Frustrated that city officials are doing little to protect pets and small children from increasing numbers of coyotes visiting and inhabiting the central part of the city, local homeowner associations are taking action. Neighborhood groups in Hancock Park, St. Andrews Square,Windsor Square and Windsor Village in mid-October began distributing and posting lawn signs that alert pedestrians to the presence of coyotes.
Coyotes more brazen
Windsor Square Association (WSA) board member Angie Szentgyorgyi said that her board, which designed and obtained the lawn signs, feels this grassroots action is necessary to alert pedestrians to the situation. “Many people walking their dogs are not aware there is a problem. As the coyotes are getting more brazen—lately there have been attacks on dogs on leashes—our directors and I felt it is important to inform neighbors of the threat as well as what to do if they encounter a coyote.”
The design of the new lawn signs is simple and includes a “QR” code in the corner of the sign so cell phone users easily may link to the listed website that gives information on what to do when confronted by a coyote.
Trapping stopped in 1993
One reason for the continuing presence of coyotes this far from their natural habitat in the hills is the result of city policy. In 1993, for various reasons about which there is no consensus, the Dept. of Animal Services discontinued responding to reports of urban coyote sightings and discontinued trapping and euthanizing coyotes. Today, there is an increase in coyote attacks in the mid-Wilshire part of Los Angeles.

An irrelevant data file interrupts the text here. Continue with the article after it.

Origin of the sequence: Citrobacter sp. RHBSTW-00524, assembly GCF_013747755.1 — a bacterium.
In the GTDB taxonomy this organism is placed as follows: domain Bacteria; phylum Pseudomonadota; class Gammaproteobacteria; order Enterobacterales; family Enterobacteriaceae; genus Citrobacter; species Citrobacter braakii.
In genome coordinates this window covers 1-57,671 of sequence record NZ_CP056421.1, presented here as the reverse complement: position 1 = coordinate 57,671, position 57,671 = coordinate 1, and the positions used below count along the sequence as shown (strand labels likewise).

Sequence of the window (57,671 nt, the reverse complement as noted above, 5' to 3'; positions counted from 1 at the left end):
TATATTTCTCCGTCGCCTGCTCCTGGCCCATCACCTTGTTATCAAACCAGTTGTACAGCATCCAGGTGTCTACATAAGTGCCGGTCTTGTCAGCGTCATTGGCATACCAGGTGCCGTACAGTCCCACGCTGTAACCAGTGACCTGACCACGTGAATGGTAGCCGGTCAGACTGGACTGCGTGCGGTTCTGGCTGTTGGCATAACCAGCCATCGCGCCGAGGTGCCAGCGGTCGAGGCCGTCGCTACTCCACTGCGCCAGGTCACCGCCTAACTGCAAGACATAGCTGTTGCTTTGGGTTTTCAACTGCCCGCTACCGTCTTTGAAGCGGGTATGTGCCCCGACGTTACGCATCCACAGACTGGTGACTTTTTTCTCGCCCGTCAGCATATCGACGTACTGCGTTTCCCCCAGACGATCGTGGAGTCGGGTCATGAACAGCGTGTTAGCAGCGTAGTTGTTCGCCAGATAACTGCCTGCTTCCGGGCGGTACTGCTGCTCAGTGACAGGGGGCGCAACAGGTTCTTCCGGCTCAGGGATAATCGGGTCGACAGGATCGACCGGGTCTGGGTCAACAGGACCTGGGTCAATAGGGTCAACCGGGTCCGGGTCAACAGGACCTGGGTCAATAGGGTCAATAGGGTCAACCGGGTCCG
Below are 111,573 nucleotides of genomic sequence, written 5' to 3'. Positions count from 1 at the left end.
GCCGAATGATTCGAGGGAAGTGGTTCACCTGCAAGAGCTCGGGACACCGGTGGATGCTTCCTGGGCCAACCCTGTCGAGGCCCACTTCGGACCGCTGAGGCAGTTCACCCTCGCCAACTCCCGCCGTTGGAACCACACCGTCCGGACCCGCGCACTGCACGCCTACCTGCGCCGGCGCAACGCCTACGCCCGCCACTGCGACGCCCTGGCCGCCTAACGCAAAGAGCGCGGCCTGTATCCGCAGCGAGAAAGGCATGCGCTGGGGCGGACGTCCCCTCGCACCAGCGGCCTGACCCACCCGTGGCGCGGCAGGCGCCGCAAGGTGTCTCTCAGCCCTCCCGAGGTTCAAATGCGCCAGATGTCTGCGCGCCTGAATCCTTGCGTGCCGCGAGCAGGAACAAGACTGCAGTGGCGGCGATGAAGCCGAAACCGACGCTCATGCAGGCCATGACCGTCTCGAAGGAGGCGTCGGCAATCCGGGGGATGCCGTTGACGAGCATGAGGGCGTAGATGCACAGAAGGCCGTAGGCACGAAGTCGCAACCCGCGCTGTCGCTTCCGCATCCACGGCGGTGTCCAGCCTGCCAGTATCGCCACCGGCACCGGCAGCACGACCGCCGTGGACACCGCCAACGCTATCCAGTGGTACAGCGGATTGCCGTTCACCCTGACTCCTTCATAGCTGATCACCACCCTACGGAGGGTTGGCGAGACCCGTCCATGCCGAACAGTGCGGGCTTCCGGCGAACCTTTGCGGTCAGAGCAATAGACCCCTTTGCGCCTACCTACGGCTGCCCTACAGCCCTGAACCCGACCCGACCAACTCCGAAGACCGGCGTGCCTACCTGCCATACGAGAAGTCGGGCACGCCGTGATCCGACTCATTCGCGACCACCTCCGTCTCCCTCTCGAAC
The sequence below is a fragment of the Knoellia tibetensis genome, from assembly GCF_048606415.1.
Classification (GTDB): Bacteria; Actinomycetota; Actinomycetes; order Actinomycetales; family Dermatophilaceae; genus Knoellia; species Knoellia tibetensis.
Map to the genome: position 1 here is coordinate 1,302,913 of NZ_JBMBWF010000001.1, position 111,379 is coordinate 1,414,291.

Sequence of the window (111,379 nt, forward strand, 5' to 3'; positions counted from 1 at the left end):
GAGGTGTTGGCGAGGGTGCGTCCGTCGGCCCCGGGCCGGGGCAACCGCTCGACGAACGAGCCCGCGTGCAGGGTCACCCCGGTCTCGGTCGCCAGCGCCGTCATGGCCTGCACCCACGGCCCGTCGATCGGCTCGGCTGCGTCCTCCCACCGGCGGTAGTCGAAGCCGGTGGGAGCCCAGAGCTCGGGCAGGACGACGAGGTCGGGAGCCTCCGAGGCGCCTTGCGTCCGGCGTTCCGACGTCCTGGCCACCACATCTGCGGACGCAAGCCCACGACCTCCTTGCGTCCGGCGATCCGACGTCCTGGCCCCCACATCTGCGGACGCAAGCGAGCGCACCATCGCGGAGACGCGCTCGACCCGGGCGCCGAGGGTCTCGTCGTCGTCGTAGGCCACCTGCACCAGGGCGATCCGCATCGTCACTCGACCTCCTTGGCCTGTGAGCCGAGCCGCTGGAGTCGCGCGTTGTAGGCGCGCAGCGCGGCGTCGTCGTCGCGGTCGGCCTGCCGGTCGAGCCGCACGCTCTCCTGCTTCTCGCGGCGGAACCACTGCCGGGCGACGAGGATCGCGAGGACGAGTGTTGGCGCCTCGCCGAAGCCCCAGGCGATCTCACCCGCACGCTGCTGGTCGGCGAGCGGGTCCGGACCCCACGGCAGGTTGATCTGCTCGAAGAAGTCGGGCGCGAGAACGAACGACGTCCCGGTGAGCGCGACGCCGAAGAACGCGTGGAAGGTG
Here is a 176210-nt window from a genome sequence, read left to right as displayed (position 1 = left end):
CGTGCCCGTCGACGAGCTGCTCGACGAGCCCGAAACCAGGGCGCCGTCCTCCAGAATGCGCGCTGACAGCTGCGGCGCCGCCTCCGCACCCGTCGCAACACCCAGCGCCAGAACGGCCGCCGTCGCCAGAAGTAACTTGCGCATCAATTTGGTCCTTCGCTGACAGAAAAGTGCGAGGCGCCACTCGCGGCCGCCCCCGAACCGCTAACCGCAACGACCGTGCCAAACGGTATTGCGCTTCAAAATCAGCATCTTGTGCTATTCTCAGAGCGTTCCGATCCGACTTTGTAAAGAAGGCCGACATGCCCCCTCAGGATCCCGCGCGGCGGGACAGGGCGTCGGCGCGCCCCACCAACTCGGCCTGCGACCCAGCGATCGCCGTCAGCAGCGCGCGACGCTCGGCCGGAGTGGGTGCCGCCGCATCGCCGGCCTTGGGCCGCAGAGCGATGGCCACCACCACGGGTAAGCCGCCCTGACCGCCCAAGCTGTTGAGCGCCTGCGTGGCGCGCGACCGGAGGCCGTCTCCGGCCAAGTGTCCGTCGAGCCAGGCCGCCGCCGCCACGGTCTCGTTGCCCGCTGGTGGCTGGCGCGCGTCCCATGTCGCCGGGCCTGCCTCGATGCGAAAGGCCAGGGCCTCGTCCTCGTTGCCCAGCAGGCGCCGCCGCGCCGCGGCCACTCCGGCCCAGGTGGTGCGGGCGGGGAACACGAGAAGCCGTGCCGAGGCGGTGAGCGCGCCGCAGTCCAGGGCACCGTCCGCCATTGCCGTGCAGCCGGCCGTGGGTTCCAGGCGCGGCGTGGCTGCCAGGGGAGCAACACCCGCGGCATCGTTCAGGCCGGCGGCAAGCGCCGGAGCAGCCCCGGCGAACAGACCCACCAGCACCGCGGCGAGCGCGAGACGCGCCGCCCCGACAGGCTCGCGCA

WSA board member, Steve Tator, who lives close to Second Street, said: “We are seeing more interactions with the coyotes. I saw three of them myself, within the past week.”
Michael Mueller reported seeing a coyote in his block at Fifth and Plymouth. The same day, Lorraine Blvd. resident Jason Greenman reported: “We were faced with a coyote on our front lawn last night at 6:45 when we arrived home. He was definitely very healthy (well fed) and not at all skittish. I chased him all the way down the block.”
Mary Pickhardt reports that her local coyote “seems to be very comfortable on the 100 and 200 S. blocks of Irving Blvd. There are several properties with dense foliage and he/she is often seen bouncing in and out of the shrubs.”
Julie Stromberg, a board member of the Windsor Village Association, reminds that—two blocks south of Wilshire Boulevard—her dog, Elvis, was attacked by a coyote eight months ago and subsequently died. Amy Cohen, of Brookside, reported that three coyotes had been spotted one recent morning at the corner of Longwood Ave. and Olympic Blvd.
City says to “teach” coyotes
Officer Hoang Dinh, the wildlife zoologist with the city’s Dept. of Animal Services, recently wrote to the WSA: “I have been and will continue to patrol your area, especially 9th and Lucerne. Please keep in mind; this is the time of year where all the wild babies born in spring are now juveniles and learning the terrain. Yes, it may seem like more, but it is temporary (67 cent mortality rate for coyotes naturally) unless there is enough food to sustain them.”
He continued: “The most important thing to realize is this is also a very impressionable state, which we ‘Humans’ should take advantage of and haze [the young coyotes] without harming them.
“If the juveniles want to learn, teach them that your residential area is no place for them. Do not provide any source of food, such as access to garbage, uneaten fruits, pet food left outside and unfortunately even small pets left unattended, clutter and dense brush (the latter two harbor rodents). Make sure, if you all have holiday guests, to advise them to do the same. Let’s give [the coyotes] little reason to hang around and remind them to stay naturally afraid of us.”
Similar advice from city staff can be found on the city’s website which is accessible along with other coyote information at the web address on the lawn signs: www.windsorsquare.org.